From the June 2017 issue of Investment Advisor • Subscribe!

Financial Choice Act Faces Uncertain Future

Despite passing the House Financial Services Committee, the bill to tank Dodd-Frank and DOL's fiduciary rule has to survive the Senate

Rep. Jeb Hensarling's Choice Act passed the House but faces a tough challenge in the Senate. Rep. Jeb Hensarling's Choice Act passed the House but faces a tough challenge in the Senate.

While the Financial Choice Act of 2017, the Republican bill to derail Dodd-Frank and Labor's fiduciary rule, passed out of the House Financial Services Committee in early May, chances of getting it through the Senate fully intact — and passed into law this year — are unlikely.

After three days of raucous debate, the Financial Choice Act passed the committee by a 34-26 vote. Democrats vehemently opposed provisions of the bill that gut the Consumer Financial Protection Bureau, kill the Volcker rule and repeal the Labor Department's fiduciary rule so that the Securities and Exchange Commission can move first on its own fiduciary standard.

Duane Thompson, senior policy analyst at fi360, said that GOP House members’ Creating Hope and Opportunity for American Investors, Consumers, and Entrepreneurs (Choice) Act will face changes in the Senate Banking Committee — which has 12 Republicans and 11 Democrats. While the bill stands a chance of getting out of committee in some form, it would need 60 votes to pass the full Senate.

(Related: Rep. Jeb Hensarling — Dodd-Frank Doomsayer: The 2017 IA 25)

“If anything gets into final law, it will be some easing of regulations on community banks, possibly getting rid of the Volcker Rule, but not the DOL fiduciary rule repeal,” Thompson opined.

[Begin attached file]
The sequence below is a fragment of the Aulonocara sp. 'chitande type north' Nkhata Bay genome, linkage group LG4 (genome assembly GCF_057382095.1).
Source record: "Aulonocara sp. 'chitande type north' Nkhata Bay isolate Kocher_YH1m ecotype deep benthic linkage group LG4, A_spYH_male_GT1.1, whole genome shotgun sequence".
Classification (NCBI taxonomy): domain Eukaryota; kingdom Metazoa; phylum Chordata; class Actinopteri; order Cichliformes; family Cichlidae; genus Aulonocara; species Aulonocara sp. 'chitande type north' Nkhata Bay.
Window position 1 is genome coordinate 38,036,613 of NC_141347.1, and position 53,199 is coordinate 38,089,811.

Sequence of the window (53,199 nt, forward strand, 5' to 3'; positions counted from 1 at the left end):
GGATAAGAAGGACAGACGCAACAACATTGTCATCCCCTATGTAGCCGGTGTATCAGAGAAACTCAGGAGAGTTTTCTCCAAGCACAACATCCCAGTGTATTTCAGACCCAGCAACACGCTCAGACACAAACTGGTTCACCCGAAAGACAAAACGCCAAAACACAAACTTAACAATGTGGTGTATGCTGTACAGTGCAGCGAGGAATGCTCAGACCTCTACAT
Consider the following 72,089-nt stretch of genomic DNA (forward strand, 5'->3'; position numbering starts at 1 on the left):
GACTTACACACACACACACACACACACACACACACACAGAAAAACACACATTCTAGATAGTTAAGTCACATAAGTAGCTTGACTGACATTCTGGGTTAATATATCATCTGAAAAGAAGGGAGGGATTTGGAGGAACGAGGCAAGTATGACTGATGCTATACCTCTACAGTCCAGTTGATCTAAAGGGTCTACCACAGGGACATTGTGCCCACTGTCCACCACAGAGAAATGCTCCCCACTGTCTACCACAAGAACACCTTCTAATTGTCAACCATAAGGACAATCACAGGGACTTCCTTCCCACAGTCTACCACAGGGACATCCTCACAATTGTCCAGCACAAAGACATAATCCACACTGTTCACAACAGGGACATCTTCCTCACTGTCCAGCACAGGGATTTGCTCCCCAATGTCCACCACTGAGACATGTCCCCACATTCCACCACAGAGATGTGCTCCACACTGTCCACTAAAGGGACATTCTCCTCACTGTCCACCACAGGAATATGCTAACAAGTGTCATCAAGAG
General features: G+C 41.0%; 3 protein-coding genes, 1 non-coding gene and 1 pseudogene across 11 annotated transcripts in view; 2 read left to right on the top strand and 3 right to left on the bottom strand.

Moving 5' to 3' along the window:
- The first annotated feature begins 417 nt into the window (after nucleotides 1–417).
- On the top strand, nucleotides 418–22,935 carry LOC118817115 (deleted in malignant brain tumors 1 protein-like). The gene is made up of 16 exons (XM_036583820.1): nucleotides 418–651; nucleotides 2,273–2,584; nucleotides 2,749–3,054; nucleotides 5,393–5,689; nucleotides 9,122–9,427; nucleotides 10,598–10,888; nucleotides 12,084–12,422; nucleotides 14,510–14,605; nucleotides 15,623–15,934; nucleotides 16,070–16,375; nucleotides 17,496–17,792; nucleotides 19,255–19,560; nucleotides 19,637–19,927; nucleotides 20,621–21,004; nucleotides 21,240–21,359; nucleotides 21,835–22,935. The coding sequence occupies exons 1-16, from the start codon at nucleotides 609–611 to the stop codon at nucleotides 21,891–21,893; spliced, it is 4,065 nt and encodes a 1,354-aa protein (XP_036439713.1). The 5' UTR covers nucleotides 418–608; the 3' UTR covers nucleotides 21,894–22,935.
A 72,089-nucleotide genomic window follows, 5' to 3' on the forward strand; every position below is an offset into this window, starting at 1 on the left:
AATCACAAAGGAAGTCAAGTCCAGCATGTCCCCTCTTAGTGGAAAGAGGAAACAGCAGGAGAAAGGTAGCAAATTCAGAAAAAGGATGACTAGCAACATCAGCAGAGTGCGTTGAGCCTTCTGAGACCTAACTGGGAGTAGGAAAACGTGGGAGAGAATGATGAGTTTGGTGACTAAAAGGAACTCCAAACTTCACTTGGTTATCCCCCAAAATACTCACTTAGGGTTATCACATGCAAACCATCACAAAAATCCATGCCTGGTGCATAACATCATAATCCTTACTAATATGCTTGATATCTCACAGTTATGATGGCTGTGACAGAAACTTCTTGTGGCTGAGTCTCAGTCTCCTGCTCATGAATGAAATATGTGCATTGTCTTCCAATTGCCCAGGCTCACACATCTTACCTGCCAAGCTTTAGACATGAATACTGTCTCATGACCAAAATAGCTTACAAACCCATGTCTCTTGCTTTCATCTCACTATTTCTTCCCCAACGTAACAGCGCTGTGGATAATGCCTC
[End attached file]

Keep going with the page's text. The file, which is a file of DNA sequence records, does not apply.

The Choice Act has “a 5% chance of becoming law at this point,” Thompson argued. “The only reason it might pass is if the Senate changes its rules on filibusters to a simple majority of 51, but right now most Republicans and Democrats agree they don't want to do that.”

House Financial Services Committee Chairman Jeb Hensarling's Financial Choice Act “is also going to have to compete with health care and tax reform this year,” Thompson argued. “It's not clear Congress is going to be able to tackle all three this year and finish their work.”

After the bill passed, Hensarling said that the Choice Act “ends bailouts so Washington can never again pick taxpayers’ pockets and hand the money over to big banks. With the Financial Choice Act, the era of big bank bailouts and ‘too big to fail’ will be over. There will be bankruptcy for failed banks, not bailouts.”

Banks that qualify “for much-needed regulatory relief will be so well-capitalized that they pose no threat to taxpayers or the economy. Our plan replaces Dodd-Frank's growth-strangling regulations on small banks and credit unions with reforms that expand access to capital so small businesses on Main Street can grow and create jobs,” added Hensarling, R-Texas.